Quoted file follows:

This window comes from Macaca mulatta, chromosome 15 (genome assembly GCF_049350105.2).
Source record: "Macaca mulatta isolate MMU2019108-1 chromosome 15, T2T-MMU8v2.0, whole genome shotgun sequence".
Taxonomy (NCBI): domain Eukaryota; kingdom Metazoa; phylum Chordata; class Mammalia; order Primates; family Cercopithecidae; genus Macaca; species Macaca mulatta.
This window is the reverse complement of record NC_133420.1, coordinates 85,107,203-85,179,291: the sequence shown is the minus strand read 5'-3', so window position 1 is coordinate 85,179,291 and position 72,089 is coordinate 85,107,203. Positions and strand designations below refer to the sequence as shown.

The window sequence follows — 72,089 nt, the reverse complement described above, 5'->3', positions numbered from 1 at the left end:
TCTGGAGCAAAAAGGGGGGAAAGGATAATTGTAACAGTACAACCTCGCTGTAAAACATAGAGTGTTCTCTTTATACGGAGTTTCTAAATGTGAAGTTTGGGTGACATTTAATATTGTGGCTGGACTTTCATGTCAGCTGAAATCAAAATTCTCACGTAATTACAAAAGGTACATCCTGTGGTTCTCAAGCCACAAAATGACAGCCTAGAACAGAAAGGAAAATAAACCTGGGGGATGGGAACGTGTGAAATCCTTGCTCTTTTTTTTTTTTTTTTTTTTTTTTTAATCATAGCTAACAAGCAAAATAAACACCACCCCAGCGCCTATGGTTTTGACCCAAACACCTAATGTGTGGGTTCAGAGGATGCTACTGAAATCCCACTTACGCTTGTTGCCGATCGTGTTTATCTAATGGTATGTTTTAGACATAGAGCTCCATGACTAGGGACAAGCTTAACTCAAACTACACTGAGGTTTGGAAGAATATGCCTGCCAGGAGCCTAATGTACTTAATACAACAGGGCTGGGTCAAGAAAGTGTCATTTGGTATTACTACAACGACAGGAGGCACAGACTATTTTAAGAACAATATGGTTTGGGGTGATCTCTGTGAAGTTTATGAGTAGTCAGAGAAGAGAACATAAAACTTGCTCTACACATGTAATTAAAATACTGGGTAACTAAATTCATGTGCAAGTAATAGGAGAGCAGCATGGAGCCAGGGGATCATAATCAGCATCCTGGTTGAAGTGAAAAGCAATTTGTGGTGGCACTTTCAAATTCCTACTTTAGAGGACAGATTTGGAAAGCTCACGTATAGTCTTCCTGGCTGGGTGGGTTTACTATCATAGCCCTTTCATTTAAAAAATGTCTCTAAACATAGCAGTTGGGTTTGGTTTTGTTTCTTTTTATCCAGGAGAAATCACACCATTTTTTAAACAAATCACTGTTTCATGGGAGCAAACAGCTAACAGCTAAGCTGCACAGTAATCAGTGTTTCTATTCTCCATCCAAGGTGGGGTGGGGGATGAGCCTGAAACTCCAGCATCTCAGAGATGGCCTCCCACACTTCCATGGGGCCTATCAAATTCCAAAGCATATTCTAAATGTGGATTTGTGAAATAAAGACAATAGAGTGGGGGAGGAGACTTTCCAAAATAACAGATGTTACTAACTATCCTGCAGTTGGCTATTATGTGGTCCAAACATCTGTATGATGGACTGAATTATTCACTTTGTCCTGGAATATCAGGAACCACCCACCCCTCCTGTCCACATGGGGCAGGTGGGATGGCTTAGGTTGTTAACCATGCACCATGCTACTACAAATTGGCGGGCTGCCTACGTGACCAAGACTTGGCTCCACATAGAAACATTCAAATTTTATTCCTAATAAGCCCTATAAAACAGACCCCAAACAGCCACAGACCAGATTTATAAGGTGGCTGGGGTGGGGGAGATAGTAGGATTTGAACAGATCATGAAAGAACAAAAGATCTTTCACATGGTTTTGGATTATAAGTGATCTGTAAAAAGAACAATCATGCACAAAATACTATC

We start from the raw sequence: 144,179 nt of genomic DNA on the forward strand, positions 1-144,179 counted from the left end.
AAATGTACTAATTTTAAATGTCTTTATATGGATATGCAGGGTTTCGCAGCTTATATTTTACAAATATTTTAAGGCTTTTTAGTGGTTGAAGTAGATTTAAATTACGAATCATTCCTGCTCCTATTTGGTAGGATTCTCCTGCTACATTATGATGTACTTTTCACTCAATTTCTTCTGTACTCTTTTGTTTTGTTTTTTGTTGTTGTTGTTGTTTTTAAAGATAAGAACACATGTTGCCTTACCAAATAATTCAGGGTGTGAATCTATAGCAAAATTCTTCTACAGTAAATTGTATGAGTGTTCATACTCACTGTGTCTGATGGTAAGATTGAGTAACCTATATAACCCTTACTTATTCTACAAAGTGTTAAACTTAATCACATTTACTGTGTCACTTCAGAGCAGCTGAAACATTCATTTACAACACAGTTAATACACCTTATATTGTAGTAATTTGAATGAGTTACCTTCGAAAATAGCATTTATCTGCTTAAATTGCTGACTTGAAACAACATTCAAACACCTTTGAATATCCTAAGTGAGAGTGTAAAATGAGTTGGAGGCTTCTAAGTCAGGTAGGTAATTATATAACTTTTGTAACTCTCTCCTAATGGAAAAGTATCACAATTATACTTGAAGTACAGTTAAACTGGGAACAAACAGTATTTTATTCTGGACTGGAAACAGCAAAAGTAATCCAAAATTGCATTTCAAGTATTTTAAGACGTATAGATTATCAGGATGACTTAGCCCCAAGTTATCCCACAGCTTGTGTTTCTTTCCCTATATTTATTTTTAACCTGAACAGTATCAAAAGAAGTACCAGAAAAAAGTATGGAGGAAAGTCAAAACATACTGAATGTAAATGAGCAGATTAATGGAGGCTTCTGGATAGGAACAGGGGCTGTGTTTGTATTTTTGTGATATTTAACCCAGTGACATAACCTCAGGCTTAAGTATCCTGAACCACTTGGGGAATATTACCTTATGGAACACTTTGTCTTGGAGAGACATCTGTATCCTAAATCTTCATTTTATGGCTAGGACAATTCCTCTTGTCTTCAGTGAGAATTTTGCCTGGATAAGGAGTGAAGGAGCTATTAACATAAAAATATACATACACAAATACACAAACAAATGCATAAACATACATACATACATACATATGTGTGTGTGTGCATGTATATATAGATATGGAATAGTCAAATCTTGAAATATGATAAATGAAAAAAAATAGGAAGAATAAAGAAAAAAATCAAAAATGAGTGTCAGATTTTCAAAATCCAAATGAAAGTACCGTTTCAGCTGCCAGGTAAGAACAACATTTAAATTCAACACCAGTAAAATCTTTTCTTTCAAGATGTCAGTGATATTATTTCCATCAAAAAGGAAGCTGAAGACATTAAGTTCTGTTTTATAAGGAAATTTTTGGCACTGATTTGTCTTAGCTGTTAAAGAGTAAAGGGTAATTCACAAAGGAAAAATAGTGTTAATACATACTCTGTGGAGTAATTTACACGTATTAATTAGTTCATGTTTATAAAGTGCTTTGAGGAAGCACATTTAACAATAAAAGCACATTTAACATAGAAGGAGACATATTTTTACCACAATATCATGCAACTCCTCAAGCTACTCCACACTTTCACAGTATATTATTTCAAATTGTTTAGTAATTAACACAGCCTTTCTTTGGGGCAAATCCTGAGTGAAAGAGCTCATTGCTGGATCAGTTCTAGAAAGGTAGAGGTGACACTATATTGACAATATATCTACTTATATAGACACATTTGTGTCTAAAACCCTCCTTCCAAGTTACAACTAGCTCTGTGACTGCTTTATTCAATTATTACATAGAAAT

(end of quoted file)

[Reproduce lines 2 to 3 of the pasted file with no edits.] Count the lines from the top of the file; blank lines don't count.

Source record: "Macaca mulatta isolate MMU2019108-1 chromosome 15, T2T-MMU8v2.0, whole genome shotgun sequence".
Taxonomy (NCBI): domain Eukaryota; kingdom Metazoa; phylum Chordata; class Mammalia; order Primates; family Cercopithecidae; genus Macaca; species Macaca mulatta.